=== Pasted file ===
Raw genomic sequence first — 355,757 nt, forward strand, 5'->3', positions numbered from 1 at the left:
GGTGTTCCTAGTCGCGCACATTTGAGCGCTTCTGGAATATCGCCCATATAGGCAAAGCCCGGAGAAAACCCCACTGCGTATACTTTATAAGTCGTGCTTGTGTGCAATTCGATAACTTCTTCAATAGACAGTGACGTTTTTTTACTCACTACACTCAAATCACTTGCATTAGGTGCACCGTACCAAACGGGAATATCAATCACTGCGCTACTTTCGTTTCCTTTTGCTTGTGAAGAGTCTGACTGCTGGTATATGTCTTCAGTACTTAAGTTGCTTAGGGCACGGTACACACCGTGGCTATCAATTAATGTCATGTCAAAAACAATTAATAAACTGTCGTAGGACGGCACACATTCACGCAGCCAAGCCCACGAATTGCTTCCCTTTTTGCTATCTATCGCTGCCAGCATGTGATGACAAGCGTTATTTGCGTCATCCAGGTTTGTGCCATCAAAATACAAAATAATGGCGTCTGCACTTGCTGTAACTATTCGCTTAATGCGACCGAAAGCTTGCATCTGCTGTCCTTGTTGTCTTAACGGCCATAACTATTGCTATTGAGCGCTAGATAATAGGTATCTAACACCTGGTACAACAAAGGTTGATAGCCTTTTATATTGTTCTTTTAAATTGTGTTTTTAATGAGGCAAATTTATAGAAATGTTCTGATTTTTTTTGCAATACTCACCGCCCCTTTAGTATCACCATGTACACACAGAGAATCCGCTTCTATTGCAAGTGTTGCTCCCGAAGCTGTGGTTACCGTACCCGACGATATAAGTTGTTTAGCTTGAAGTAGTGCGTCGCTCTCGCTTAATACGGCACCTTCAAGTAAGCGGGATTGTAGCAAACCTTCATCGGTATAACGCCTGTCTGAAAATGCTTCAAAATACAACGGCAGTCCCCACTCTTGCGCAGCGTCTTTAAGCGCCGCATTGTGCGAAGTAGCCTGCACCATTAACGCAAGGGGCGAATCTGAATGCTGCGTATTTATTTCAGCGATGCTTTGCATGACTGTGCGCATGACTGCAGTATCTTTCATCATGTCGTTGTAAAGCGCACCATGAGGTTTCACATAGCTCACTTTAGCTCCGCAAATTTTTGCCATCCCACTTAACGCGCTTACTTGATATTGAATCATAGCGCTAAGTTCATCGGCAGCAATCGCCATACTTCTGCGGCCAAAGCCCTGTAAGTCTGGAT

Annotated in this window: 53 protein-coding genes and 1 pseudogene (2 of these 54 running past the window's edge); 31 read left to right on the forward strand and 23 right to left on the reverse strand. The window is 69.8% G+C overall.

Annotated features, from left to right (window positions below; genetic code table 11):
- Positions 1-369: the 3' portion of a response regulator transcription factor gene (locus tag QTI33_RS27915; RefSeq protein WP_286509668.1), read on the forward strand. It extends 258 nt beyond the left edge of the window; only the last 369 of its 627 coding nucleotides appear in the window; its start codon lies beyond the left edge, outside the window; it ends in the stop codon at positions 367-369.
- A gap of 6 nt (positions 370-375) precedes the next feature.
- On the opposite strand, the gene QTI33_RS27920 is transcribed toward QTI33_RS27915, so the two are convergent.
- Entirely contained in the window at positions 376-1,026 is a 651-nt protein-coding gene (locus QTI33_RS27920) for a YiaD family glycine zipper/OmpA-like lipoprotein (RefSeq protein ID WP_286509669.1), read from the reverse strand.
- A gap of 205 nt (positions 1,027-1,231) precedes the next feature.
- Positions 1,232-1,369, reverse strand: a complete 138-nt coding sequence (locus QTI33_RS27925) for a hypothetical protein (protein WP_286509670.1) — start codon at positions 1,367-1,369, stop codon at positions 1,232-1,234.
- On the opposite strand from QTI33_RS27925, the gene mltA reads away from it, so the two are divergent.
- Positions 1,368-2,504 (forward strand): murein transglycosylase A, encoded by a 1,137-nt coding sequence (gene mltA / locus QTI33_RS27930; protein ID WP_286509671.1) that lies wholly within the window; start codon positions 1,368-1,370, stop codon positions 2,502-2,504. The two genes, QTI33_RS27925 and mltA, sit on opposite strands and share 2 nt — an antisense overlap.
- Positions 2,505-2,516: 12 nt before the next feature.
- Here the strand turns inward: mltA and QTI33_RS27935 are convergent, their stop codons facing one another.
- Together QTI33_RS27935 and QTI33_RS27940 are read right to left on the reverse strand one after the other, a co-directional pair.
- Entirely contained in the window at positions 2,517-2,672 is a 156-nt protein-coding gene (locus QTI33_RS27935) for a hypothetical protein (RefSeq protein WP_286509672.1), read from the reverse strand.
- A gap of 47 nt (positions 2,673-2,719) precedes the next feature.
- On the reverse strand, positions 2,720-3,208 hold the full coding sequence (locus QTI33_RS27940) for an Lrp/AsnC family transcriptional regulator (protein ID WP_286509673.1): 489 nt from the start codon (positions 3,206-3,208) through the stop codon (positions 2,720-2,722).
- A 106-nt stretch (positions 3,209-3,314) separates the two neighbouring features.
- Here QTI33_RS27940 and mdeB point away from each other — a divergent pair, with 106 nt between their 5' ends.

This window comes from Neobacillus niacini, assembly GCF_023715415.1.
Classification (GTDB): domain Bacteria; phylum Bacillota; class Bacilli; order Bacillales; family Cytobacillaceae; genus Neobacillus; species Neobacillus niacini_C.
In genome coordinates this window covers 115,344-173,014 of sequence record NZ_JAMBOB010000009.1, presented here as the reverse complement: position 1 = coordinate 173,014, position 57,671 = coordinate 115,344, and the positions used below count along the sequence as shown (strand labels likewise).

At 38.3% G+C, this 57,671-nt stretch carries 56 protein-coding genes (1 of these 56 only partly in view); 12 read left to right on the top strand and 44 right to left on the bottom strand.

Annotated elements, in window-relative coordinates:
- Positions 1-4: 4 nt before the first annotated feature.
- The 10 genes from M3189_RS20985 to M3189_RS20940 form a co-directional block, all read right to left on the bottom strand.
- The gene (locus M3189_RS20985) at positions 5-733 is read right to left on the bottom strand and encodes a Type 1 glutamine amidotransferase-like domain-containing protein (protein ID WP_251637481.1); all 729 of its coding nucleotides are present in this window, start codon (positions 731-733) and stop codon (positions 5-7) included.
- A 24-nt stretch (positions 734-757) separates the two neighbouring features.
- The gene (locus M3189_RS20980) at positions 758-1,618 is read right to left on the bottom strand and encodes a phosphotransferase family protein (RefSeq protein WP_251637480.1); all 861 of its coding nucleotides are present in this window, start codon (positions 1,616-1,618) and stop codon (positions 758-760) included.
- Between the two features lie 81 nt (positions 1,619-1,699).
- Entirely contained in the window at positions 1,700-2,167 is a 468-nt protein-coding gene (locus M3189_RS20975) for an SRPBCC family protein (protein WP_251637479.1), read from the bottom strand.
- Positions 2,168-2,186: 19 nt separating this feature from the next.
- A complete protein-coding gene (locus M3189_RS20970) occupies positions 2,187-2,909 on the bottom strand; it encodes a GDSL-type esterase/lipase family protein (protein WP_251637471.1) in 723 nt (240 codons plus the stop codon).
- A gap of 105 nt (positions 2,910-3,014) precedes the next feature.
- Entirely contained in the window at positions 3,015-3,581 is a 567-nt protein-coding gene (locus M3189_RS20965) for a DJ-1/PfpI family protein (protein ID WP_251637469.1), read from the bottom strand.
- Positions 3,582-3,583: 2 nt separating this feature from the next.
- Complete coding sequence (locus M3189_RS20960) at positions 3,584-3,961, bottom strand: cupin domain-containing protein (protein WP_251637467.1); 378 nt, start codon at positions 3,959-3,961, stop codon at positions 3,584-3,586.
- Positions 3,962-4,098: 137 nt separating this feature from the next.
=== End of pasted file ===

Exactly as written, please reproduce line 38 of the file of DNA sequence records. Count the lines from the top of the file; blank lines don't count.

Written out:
- Complete coding sequence (locus M3189_RS20960) at positions 3,584-3,961, bottom strand: cupin domain-containing protein (protein WP_251637467.1); 378 nt, start codon at positions 3,959-3,961, stop codon at positions 3,584-3,586.